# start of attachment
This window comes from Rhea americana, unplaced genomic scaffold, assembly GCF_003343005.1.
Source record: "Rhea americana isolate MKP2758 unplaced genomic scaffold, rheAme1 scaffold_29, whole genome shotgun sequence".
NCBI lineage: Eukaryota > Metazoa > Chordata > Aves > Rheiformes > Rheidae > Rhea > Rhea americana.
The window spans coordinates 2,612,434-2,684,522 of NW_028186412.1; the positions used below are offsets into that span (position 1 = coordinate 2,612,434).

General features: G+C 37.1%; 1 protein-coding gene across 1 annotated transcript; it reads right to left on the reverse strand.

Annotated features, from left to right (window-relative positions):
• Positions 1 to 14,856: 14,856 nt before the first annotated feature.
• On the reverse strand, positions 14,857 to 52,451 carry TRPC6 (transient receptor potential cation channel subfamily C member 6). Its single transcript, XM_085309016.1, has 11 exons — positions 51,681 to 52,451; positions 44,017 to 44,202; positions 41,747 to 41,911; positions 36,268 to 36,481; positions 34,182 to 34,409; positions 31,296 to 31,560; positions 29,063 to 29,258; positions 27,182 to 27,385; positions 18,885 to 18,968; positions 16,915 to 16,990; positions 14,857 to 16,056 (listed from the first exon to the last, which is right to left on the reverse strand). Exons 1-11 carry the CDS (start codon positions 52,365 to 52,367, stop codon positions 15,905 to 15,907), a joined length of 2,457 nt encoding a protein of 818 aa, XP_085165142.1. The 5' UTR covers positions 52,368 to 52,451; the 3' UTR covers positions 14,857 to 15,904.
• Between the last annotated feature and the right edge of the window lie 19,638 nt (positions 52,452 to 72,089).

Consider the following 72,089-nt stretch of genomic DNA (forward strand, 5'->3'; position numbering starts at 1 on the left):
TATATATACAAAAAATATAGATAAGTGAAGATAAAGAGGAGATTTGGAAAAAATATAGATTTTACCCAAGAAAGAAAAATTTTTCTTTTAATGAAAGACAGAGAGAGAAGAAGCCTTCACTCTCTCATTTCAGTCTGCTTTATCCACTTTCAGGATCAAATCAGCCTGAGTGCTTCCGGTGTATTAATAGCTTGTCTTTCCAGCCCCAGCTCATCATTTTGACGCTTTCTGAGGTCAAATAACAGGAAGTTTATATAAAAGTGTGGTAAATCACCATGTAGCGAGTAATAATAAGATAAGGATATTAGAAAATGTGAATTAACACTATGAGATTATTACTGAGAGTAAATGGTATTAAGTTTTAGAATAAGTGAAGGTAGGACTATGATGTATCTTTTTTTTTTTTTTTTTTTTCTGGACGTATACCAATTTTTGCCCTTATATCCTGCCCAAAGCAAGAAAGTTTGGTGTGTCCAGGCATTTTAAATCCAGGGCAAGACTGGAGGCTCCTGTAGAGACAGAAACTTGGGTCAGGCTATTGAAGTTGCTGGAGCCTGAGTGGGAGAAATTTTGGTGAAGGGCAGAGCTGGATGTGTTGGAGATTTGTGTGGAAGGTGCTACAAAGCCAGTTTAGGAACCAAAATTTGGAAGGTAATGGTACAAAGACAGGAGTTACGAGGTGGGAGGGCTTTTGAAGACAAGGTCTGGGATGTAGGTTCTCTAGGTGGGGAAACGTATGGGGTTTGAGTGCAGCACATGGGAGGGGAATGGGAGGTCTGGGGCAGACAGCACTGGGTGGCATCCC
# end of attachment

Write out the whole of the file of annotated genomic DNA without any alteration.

This window comes from Rhea americana, unplaced genomic scaffold, assembly GCF_003343005.1.
Source record: "Rhea americana isolate MKP2758 unplaced genomic scaffold, rheAme1 scaffold_29, whole genome shotgun sequence".
NCBI lineage: Eukaryota > Metazoa > Chordata > Aves > Rheiformes > Rheidae > Rhea > Rhea americana.
The window spans coordinates 2,612,434-2,684,522 of NW_028186412.1; the positions used below are offsets into that span (position 1 = coordinate 2,612,434).

General features: G+C 37.1%; 1 protein-coding gene across 1 annotated transcript; it reads right to left on the reverse strand.

Annotated features, from left to right (window-relative positions):
• Positions 1 to 14,856: 14,856 nt before the first annotated feature.
• On the reverse strand, positions 14,857 to 52,451 carry TRPC6 (transient receptor potential cation channel subfamily C member 6). Its single transcript, XM_085309016.1, has 11 exons — positions 51,681 to 52,451; positions 44,017 to 44,202; positions 41,747 to 41,911; positions 36,268 to 36,481; positions 34,182 to 34,409; positions 31,296 to 31,560; positions 29,063 to 29,258; positions 27,182 to 27,385; positions 18,885 to 18,968; positions 16,915 to 16,990; positions 14,857 to 16,056 (listed from the first exon to the last, which is right to left on the reverse strand). Exons 1-11 carry the CDS (start codon positions 52,365 to 52,367, stop codon positions 15,905 to 15,907), a joined length of 2,457 nt encoding a protein of 818 aa, XP_085165142.1. The 5' UTR covers positions 52,368 to 52,451; the 3' UTR covers positions 14,857 to 15,904.
• Between the last annotated feature and the right edge of the window lie 19,638 nt (positions 52,452 to 72,089).

Consider the following 72,089-nt stretch of genomic DNA (forward strand, 5'->3'; position numbering starts at 1 on the left):
TATATATACAAAAAATATAGATAAGTGAAGATAAAGAGGAGATTTGGAAAAAATATAGATTTTACCCAAGAAAGAAAAATTTTTCTTTTAATGAAAGACAGAGAGAGAAGAAGCCTTCACTCTCTCATTTCAGTCTGCTTTATCCACTTTCAGGATCAAATCAGCCTGAGTGCTTCCGGTGTATTAATAGCTTGTCTTTCCAGCCCCAGCTCATCATTTTGACGCTTTCTGAGGTCAAATAACAGGAAGTTTATATAAAAGTGTGGTAAATCACCATGTAGCGAGTAATAATAAGATAAGGATATTAGAAAATGTGAATTAACACTATGAGATTATTACTGAGAGTAAATGGTATTAAGTTTTAGAATAAGTGAAGGTAGGACTATGATGTATCTTTTTTTTTTTTTTTTTTTTCTGGACGTATACCAATTTTTGCCCTTATATCCTGCCCAAAGCAAGAAAGTTTGGTGTGTCCAGGCATTTTAAATCCAGGGCAAGACTGGAGGCTCCTGTAGAGACAGAAACTTGGGTCAGGCTATTGAAGTTGCTGGAGCCTGAGTGGGAGAAATTTTGGTGAAGGGCAGAGCTGGATGTGTTGGAGATTTGTGTGGAAGGTGCTACAAAGCCAGTTTAGGAACCAAAATTTGGAAGGTAATGGTACAAAGACAGGAGTTACGAGGTGGGAGGGCTTTTGAAGACAAGGTCTGGGATGTAGGTTCTCTAGGTGGGGAAACGTATGGGGTTTGAGTGCAGCACATGGGAGGGGAATGGGAGGTCTGGGGCAGACAGCACTGGGTGGCATCCC